RALEIGH – Academic freedom and the rights of students to express their views on different subjects will be among the topics discussed during the annual John W. Pope Center for Higher Education Policy Conference Saturday at the Jane S. McKimmon Center at N.C. State University.
The annual conference will be highlighted by a keynote address by Dr. Roger Meiners, Goolsby Distinguished Professor at the University of Texas at Arlington and author of Faulty Towers. Also speaking is David Horowitz, an author and developer of the Academic Bill of Rights, which has been written into law in several states.
This year’s conference is titled “Freedom and the American Campus” and will include discussions on the freedom of academic discourse in American colleges and universities, according to George C. Leef, executive director of the Pope Center. Registration is scheduled to begin at 8 a.m. and is scheduled to conclude at 3 p.m., with lunch being served at noon. The cost to attend the conference is $20, with registrations still available.
Leef said that the American public holds certain expectations of higher education, but those often are not adhered to by universities, administrations and faculty members.
“Most Americans would agree that college campuses should be placed where there is a completely free exchange of ideas – where people can argue for their ideas of the truth without fear of repercussion and where there are no barriers to entry into the marketplace of ideas,” Leef said. “Alas, that is often not the case these days.”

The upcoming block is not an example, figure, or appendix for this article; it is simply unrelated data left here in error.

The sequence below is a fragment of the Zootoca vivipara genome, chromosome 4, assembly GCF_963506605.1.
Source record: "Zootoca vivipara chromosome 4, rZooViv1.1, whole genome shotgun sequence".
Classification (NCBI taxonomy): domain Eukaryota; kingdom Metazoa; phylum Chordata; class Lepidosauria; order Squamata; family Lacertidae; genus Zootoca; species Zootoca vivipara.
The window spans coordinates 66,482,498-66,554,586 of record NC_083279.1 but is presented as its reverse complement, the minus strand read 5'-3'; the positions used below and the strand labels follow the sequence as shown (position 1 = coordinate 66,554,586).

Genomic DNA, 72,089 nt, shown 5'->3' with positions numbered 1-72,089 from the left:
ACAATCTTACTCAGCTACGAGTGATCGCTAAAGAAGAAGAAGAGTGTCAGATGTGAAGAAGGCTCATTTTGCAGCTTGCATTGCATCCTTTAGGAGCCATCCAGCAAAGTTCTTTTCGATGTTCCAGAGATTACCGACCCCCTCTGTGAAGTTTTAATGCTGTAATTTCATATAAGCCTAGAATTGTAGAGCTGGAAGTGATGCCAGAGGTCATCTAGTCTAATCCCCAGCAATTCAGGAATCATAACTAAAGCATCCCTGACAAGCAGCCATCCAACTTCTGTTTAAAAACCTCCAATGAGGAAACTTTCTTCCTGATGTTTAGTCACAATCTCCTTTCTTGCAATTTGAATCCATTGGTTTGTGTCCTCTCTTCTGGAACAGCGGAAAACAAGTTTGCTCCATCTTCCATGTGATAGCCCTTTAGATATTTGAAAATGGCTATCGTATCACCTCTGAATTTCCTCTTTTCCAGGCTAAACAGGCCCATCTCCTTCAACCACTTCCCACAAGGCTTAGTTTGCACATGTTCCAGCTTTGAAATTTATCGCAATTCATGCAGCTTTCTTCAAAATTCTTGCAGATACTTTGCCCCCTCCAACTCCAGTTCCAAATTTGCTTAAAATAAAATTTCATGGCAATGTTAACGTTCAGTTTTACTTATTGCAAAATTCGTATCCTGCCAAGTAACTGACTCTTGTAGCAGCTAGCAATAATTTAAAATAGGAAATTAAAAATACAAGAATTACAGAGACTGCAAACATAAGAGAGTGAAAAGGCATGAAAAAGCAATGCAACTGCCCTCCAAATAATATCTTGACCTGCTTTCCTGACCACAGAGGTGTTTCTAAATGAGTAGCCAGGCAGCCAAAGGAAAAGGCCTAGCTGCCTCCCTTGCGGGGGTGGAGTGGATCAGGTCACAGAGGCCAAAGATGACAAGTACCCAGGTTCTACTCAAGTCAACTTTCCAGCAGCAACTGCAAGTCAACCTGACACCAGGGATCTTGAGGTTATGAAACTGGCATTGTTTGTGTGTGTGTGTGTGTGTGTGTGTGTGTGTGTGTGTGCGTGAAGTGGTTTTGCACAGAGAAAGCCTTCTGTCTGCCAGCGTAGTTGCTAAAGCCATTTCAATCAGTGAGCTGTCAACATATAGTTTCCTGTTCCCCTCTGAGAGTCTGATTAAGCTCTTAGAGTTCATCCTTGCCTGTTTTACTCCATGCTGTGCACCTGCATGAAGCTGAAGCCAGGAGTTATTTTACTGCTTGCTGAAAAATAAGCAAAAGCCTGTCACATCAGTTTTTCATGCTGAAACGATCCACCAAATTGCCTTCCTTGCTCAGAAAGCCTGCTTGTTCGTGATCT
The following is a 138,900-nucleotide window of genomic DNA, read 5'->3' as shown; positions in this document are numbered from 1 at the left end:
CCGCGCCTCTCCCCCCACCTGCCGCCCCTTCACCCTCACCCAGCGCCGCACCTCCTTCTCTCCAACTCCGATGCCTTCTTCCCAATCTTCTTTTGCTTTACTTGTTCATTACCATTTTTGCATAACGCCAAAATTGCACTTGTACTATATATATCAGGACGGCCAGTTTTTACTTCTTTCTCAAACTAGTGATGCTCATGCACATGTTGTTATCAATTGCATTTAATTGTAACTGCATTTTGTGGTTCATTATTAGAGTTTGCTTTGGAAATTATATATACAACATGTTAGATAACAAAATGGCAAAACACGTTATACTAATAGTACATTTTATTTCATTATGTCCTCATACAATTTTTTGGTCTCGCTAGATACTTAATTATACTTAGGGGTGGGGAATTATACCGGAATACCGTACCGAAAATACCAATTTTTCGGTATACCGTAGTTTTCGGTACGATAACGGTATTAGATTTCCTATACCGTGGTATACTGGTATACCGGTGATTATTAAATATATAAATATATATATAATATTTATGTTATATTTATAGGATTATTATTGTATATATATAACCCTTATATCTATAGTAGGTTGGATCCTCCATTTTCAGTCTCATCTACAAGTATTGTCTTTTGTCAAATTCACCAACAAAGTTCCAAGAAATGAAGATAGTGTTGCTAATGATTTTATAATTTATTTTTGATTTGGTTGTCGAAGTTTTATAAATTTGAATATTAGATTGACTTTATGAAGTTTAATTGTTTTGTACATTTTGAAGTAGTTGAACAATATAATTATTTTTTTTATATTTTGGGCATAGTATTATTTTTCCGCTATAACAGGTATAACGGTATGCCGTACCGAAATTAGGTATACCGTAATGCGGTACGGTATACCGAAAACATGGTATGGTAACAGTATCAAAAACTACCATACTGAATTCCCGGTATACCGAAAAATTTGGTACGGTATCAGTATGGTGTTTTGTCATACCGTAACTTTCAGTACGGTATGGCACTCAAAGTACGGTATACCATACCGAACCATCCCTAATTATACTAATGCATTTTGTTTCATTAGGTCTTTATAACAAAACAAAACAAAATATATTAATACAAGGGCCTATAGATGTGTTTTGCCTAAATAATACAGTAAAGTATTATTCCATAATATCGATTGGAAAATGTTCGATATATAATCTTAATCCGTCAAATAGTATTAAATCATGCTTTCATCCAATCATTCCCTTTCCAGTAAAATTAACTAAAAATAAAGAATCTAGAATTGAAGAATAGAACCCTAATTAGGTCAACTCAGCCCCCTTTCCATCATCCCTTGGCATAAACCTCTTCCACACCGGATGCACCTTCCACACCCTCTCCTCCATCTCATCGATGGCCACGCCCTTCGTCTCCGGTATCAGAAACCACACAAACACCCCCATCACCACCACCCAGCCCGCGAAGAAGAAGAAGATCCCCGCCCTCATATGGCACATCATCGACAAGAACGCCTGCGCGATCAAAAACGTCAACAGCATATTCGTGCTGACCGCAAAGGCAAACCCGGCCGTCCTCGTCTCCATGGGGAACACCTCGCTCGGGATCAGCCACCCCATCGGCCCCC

Leef cites as an example from the recent book Trembling in the Ivory Tower by Kenneth Lasson to make his point.
“Professor Kenneth Lasson observers ‘The general counsels at a number of universities now caution against catalogue language representing their clients’ devotion to free speech – lest they might be required by courts to honor such promises.”
Following a welcome address by Leef, Dr. Jerry L. Martin, chairman of the American Council of Trustees and Alumni, will open the conference with an address entitled “Life, Liberty, and the Pursuit of Truth.”
The conference will then move to its first of three scheduled discussions on freedom on the American campus, “Are Freedom of Speech and Thought Under Attack?” This panel will comprise Professor Alan Kors of the University of Pennsylvania, Dr. Christina Jeffrey of the University of South Carolina at Spartanburg, and Professor David Beito of the University of Alabama.
The second session will address the question “Do American Students Learn Enough about Freedom?” Speaking during this discussion will be Professor Michael Gillespie of Duke University, Smith College economics professor James Miller, and Professor Michael DeBow of the Cumberland School of Law at Samford University.
Following a break for lunch, Professor Meiners will present the conference’s keynote address. He will speak on the topic of “Higher Education – Will Market Competition Succeed Where Subsidies Have Failed?”
In the afternoon, Horowitz, president for The Center for the Study of Popular Culture, will discuss his proposed Academic Bill of Rights.
The conference will conclude with a panel discussion entitled “What is to be done?” Speakers for the final session are Professor Norman Hurley of the University of North Carolina at Chapel Hill, and Carol Sobel, a first amendment attorney.
Shannon Blosser (firstname.lastname@example.org) is a staff writer for the John W. Pope Center for Higher Education Policy in Chapel Hill.